Many employers also include confidentiality provisions in their employment agreements. These prevent an employee from using or disclosing confidential information of the employer, including the employer’s patient lists and trade secrets. Employers are often willing to limit the definition of confidential information to information that is not known by or generally available to the public.
Assignment of rights
Most employment agreements do not permit the employee to assign his or her rights, duties, and obligations under the agreement to any other individual. However, most employers will provide that they can freely assign the agreement or can assign the agreement without the physician’s consent in certain circumstances, such as a sale of the practice. If it is important to a physician employee that the employer be the same person(s) that he or she was negotiating with when entering into the contract, this provision should be negotiated prior to entering into the employment agreement.
Physicians who become employees of private physician groups will want an indication of whether or not they will have an opportunity to become a co-owner in the future. These provisions are almost always statements of “intent” and not promises from one party to the other that the employee will become an owner at a specific date in the future. However, an employer may be willing to document the buy-in process and whether a purchase price is expected to be paid for any such buy-in. The more that the employer is willing to specify about future partnership, the better it is for the employee, since it may help to limit or avoid surprises when co-ownership discussions begin.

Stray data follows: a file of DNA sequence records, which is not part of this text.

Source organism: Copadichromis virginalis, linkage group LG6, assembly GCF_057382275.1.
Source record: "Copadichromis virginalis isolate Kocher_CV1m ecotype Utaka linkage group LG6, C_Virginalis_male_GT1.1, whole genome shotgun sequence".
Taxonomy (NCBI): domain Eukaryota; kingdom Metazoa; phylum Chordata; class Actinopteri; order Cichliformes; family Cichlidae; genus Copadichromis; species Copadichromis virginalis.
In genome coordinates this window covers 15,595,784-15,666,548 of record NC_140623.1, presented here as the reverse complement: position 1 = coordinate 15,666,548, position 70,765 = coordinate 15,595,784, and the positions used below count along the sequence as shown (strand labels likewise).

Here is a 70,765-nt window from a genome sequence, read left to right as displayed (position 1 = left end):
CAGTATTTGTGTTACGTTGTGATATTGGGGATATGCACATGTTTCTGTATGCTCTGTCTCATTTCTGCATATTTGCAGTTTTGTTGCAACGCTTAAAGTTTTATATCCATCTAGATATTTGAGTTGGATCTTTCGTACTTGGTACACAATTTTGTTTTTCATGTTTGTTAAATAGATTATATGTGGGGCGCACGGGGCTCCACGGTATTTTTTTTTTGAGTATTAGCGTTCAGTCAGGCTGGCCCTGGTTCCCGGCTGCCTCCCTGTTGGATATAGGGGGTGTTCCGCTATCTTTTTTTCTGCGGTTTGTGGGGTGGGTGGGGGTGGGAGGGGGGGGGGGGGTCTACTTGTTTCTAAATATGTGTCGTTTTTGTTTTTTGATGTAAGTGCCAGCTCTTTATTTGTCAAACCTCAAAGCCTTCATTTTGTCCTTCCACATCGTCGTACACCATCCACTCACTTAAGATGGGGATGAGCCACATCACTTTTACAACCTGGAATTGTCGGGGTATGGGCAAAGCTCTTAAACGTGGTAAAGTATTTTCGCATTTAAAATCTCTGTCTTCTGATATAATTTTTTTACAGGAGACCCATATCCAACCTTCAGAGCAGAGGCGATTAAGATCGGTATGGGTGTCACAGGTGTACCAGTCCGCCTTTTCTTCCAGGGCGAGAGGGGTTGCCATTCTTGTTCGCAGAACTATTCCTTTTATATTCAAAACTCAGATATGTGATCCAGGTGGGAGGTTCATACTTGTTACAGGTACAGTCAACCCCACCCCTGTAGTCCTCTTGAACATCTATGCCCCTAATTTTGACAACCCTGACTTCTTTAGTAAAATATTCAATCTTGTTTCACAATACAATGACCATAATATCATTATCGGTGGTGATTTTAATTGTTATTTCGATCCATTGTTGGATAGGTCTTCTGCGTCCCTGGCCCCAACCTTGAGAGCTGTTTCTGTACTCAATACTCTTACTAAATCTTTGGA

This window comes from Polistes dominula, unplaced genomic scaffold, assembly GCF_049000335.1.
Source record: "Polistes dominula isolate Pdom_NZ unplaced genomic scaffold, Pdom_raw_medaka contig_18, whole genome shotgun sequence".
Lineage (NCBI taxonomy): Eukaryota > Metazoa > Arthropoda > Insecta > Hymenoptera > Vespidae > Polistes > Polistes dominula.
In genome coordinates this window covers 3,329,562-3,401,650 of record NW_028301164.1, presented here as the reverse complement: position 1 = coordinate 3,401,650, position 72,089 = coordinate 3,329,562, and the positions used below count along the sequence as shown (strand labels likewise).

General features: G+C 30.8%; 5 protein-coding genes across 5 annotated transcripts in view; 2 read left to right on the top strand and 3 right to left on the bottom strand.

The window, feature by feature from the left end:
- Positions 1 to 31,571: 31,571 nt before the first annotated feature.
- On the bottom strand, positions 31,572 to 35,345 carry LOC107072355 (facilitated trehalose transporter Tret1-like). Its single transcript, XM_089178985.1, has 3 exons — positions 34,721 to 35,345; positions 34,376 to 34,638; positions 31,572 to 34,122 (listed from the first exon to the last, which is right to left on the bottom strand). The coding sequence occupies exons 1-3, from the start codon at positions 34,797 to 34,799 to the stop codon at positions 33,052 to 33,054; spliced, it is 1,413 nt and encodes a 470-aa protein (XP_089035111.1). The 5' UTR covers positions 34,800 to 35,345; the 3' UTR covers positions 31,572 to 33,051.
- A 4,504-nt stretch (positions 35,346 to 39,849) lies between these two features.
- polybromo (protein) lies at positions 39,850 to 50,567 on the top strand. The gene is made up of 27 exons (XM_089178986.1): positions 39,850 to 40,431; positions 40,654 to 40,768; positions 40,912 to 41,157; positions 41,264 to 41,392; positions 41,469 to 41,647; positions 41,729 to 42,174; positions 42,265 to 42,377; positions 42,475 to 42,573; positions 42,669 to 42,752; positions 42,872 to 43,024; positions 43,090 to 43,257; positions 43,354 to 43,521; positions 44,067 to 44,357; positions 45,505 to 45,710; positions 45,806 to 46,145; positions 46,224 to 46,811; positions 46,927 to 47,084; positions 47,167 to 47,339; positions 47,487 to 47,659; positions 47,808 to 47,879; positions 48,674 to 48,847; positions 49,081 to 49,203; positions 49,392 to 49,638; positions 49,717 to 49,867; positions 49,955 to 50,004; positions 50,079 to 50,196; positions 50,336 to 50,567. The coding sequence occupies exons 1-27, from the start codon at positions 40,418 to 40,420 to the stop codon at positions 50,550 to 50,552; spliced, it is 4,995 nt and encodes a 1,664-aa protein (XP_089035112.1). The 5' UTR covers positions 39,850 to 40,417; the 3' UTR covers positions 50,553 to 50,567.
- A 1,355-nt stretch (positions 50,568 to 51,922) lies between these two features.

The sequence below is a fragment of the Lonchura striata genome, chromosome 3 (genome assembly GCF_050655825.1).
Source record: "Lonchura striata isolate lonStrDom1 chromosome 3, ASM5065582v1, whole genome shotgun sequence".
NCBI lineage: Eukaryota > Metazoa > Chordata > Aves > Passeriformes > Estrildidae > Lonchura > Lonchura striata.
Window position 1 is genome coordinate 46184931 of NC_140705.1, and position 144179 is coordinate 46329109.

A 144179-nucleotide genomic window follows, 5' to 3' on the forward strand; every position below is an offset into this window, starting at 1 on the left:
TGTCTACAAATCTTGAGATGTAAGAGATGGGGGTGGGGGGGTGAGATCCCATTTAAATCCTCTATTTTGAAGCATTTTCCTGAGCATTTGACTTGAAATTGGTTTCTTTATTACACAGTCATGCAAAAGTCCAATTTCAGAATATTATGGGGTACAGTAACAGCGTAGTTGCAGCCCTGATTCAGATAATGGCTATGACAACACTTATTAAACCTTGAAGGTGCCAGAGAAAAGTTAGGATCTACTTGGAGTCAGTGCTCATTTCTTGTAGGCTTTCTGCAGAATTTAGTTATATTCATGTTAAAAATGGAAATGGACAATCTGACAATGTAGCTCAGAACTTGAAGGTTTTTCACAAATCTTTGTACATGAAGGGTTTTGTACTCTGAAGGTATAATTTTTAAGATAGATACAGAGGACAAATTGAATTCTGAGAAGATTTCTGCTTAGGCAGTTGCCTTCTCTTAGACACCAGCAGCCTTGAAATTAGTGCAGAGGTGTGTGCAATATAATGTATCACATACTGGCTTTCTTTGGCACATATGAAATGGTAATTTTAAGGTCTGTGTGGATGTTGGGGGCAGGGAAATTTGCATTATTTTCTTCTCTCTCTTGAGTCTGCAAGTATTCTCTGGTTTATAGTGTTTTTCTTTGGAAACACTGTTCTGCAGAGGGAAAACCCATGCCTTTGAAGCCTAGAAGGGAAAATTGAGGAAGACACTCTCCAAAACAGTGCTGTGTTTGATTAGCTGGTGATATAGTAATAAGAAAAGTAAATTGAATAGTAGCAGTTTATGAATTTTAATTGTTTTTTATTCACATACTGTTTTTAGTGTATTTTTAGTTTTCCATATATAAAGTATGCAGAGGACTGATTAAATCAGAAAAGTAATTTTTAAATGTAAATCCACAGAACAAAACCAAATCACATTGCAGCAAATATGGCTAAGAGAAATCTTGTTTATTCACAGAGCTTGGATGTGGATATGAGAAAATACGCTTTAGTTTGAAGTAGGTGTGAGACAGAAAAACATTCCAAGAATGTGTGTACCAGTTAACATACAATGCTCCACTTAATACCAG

Finally, there are certain boilerplate provisions to which every physician employee should pay attention. The “entire agreement” clause provides that the agreement supersedes all oral or written discussions, correspondence, or negotiations between the parties prior to the agreement. I always explain to my physician employee clients that “if it is not in the agreement, the employer did not specifically agree to it.”
The notice provision is also important. It defines how formal written notices are to be given, which is important for employees when receiving notice of termination without cause, receiving notice and opportunity to cure a potential default, or providing notice that they intend to leave the employer for cause or without cause.
The foregoing sets forth an analysis of the key components included in many physician employment agreements. The physician who is unsure about an employment agreement and whether it accurately reflects his or her discussions with a proposed employer may find it useful to engage a health care transactional attorney to assist with the review of the agreement.
About the Author
Michael R. Burke, JD, is an attorney and shareholder of the health care law firm of Kalogredis, Sansweet, Dearden, and Burke, Ltd. in Wayne, Pa. Author disclosure: no relevant financial affiliations disclosed.